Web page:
Dedicated to the
Sovereignty of

President Bush Didn't Address the Real Issue


Everyone will be talking about President Bush's decision in favor of federal funding for limited stem cell research, but almost no one is talking about the most basic issue at hand. Mr. Bush's Thursday evening speech did a good job defining the scientific and moral issues. His decision was to "allow federal funds to be used for research on these existing stem cell lines, where the life-and-death decision has already been made". One could make reasonable moral arguments - ones that respected life - for either side of this decision.

The one thing that is not debatable, however, is the constitutionality of the federal government funding stem cell research at all! Whether morally right or wrong, there is absolutely NO constitutional authority for federal funding of medical research, but no one seems to even be asking this question.

The wisdom of the founding fathers is once again manifested. They recognized that the several states were diverse and that the basis of their association with one another must be things that they held as common ground. All the states desired an alliance that would foster a strong national defense, and all wanted to facilitate things like free travel and trade among themselves. A common currency and "full faith and credit" for contractual obligations was in everyone's interest. These sort of things are the constitutional purview of the general government. However, more personal issues like moral decisions about involvement (your tax dollars) in stem cell research are NOT federal matters as far as the U.S. Constitution is concerned.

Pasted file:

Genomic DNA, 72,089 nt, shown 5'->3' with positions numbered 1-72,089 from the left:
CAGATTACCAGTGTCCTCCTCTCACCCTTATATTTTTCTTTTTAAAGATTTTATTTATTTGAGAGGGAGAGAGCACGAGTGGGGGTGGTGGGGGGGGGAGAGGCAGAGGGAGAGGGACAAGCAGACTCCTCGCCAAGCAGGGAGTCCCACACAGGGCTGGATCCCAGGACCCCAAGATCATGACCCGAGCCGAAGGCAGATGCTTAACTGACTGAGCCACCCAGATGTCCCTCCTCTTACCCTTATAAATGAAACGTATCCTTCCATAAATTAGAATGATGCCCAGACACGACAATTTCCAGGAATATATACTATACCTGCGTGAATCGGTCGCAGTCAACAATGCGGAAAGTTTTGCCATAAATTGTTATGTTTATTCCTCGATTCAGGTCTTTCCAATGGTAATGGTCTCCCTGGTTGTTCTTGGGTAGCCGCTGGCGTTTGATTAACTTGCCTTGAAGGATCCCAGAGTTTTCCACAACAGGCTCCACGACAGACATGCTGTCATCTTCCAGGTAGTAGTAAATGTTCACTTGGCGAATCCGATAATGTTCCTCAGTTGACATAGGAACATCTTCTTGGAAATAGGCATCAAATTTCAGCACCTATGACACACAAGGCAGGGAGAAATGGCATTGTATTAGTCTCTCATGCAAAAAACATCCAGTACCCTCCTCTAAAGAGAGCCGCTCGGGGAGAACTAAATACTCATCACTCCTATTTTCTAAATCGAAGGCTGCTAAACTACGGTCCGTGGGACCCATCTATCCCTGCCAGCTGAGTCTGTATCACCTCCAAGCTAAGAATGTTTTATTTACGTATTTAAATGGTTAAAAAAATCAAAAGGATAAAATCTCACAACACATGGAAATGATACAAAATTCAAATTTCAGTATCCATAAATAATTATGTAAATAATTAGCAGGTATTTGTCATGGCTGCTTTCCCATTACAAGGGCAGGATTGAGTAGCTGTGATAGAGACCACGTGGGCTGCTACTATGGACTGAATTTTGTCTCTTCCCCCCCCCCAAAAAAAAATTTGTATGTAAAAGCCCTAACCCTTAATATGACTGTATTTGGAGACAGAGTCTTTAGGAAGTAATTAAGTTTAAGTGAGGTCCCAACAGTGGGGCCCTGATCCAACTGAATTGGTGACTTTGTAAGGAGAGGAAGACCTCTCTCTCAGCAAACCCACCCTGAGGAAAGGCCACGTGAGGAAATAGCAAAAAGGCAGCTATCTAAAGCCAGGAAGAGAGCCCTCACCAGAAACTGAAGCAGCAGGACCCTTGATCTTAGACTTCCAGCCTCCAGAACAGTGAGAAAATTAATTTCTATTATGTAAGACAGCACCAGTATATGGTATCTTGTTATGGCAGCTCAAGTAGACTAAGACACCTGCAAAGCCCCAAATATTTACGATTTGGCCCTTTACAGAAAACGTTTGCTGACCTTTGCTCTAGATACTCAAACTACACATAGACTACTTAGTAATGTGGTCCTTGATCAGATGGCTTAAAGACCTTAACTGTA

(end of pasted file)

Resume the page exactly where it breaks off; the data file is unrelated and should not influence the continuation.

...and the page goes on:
The founders recognized that the federal government would be governed by people with greatly varied values in a far away city (They should see us now!). They were unwilling to trust the most important things to those people. Neither should we.

"Our citizens have wisely formed themselves into one nation as to others and several States as among themselves. To the united nation belong our external and mutual relations; to each State, severally, the care of our persons, our property, our reputation and religious freedom."
--Thomas Jefferson: To Rhode Island Assembly, 1801. ME 10:262

By: Ron Calzone
Feedback to the author

Missouri First Main Page

More Essays

Copyright 2000 Missouri First, Inc.

Home - - Charter - - Essays - - Projects - - MO History - - MF News -
- Messages - - Links - - Search - - Contacts - - Join - - Contribute